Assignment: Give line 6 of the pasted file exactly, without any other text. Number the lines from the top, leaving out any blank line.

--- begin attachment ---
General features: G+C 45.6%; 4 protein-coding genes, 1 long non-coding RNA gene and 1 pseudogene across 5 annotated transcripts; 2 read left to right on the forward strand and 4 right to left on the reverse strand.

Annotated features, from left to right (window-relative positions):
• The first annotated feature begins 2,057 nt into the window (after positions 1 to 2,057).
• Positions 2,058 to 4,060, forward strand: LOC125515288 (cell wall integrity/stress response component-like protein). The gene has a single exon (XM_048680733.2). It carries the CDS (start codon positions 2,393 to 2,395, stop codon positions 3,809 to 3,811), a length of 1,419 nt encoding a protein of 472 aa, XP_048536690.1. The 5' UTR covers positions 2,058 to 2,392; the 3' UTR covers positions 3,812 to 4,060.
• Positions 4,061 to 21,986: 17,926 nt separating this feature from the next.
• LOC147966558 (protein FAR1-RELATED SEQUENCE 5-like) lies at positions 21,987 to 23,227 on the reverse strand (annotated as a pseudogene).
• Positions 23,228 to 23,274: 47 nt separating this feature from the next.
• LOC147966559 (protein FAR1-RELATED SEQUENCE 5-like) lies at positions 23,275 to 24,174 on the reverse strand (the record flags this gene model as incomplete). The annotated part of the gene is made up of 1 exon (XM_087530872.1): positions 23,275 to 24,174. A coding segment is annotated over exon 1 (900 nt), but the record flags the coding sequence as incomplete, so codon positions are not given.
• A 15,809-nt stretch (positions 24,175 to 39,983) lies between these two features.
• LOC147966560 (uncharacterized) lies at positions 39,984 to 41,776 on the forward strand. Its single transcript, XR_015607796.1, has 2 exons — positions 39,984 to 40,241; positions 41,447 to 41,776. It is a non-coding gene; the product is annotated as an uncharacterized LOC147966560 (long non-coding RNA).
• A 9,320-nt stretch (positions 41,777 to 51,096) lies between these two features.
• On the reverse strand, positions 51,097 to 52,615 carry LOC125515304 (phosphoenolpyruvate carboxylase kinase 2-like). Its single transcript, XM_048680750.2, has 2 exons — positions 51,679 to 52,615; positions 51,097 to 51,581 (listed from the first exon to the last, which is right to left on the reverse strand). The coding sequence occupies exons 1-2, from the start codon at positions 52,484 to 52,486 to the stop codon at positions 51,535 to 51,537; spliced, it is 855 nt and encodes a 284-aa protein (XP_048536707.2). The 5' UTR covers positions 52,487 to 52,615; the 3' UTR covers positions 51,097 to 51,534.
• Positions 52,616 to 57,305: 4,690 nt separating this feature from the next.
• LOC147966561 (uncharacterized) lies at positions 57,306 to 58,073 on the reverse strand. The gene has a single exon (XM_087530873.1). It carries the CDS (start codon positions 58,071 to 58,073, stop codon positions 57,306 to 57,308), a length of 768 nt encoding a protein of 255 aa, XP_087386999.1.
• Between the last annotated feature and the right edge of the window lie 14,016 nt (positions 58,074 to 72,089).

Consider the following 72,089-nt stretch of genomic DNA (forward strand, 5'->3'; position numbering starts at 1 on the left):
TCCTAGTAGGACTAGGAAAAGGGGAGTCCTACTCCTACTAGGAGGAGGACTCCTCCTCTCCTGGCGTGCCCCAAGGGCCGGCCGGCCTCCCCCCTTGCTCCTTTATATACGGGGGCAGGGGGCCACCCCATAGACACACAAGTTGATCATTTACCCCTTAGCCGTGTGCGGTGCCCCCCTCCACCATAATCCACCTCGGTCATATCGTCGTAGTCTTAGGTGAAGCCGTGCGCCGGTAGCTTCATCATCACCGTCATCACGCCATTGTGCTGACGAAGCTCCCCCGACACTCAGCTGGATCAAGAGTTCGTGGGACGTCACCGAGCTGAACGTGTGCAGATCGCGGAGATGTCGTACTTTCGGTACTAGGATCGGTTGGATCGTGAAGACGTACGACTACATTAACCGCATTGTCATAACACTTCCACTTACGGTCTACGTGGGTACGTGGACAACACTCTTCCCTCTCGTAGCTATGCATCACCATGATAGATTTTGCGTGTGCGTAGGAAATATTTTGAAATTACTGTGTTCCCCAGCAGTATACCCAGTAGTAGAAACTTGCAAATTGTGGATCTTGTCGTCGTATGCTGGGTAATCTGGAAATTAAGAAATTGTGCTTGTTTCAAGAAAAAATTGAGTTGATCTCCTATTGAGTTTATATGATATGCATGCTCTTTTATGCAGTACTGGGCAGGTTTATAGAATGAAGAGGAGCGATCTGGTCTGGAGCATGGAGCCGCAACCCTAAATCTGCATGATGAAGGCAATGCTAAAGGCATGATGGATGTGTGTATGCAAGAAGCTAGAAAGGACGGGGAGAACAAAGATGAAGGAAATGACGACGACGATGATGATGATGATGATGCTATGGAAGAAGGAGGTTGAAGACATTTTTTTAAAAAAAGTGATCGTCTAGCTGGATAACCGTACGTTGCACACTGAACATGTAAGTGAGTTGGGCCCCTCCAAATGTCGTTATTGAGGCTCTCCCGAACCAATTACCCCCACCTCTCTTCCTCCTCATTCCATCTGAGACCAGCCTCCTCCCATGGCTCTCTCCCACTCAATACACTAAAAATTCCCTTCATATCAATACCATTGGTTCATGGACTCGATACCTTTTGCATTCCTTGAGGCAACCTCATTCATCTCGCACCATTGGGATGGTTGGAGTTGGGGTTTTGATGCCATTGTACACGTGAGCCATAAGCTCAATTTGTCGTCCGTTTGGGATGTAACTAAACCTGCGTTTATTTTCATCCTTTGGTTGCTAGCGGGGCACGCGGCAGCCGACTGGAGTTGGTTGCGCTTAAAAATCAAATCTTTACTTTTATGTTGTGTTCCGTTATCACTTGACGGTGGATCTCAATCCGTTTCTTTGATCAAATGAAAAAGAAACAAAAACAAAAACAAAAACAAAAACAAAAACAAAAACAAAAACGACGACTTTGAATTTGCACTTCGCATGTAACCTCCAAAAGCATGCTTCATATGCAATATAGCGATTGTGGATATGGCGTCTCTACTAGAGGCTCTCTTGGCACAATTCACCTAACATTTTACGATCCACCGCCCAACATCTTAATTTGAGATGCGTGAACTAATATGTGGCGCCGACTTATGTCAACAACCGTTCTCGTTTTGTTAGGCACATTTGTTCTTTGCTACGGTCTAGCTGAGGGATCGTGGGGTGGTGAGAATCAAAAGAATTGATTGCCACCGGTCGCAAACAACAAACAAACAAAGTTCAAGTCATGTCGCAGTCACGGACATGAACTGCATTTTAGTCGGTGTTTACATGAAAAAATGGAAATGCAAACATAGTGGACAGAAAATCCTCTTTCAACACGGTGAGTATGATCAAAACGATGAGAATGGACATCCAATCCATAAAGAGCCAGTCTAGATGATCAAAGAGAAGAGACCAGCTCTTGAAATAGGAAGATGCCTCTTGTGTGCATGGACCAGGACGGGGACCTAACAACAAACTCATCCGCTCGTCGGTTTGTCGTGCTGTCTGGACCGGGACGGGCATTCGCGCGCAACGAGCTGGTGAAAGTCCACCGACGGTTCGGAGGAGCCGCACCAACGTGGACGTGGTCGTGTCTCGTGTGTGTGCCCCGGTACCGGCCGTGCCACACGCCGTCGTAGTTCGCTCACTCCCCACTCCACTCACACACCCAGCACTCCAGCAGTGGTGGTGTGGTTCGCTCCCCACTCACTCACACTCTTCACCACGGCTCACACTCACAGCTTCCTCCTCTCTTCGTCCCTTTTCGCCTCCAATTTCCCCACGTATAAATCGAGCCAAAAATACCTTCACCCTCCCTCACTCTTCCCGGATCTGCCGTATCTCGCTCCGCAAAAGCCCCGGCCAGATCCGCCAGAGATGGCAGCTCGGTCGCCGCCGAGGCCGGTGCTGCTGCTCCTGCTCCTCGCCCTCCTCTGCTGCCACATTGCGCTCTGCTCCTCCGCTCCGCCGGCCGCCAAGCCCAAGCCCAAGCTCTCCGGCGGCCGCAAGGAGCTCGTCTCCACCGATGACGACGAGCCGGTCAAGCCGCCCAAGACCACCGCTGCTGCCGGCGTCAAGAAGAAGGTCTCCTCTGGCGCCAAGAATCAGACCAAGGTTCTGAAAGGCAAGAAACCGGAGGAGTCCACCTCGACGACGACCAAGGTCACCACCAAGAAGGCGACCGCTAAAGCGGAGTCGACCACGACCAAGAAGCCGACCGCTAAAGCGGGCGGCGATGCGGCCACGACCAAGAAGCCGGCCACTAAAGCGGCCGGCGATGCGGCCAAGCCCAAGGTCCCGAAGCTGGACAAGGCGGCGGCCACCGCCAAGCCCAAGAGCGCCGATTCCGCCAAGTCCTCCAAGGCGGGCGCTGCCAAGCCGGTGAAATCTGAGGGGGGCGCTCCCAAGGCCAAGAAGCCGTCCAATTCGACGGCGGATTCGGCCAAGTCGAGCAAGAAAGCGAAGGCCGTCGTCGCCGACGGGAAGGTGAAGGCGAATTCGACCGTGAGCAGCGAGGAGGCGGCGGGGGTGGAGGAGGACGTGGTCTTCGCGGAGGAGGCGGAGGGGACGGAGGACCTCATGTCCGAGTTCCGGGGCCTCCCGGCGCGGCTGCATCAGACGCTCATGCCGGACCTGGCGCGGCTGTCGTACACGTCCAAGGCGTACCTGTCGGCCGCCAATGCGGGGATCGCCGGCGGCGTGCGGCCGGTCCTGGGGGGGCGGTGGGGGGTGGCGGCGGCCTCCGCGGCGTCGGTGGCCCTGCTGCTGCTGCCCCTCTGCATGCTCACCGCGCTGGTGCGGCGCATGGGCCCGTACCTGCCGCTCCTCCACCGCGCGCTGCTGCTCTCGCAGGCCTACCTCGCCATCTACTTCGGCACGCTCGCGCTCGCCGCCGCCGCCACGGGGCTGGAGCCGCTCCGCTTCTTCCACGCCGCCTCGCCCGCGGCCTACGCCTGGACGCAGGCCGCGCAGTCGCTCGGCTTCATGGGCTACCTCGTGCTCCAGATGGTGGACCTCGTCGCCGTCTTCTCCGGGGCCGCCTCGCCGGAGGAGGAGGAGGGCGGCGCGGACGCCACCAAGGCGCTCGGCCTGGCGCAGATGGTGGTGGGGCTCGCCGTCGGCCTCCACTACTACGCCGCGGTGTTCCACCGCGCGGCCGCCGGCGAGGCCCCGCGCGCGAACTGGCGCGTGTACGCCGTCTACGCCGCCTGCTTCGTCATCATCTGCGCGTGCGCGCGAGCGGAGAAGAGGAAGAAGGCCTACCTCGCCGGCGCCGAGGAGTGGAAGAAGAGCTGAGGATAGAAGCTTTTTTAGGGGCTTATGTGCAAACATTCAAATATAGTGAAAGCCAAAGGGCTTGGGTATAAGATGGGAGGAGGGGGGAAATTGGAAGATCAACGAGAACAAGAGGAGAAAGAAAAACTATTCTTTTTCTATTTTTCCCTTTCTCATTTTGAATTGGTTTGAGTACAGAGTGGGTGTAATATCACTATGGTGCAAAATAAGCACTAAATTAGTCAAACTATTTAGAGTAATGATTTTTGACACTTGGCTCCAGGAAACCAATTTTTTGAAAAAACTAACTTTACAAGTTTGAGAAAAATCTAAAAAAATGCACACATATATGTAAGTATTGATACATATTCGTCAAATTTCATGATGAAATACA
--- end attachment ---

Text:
• LOC147966558 (protein FAR1-RELATED SEQUENCE 5-like) lies at positions 21,987 to 23,227 on the reverse strand (annotated as a pseudogene).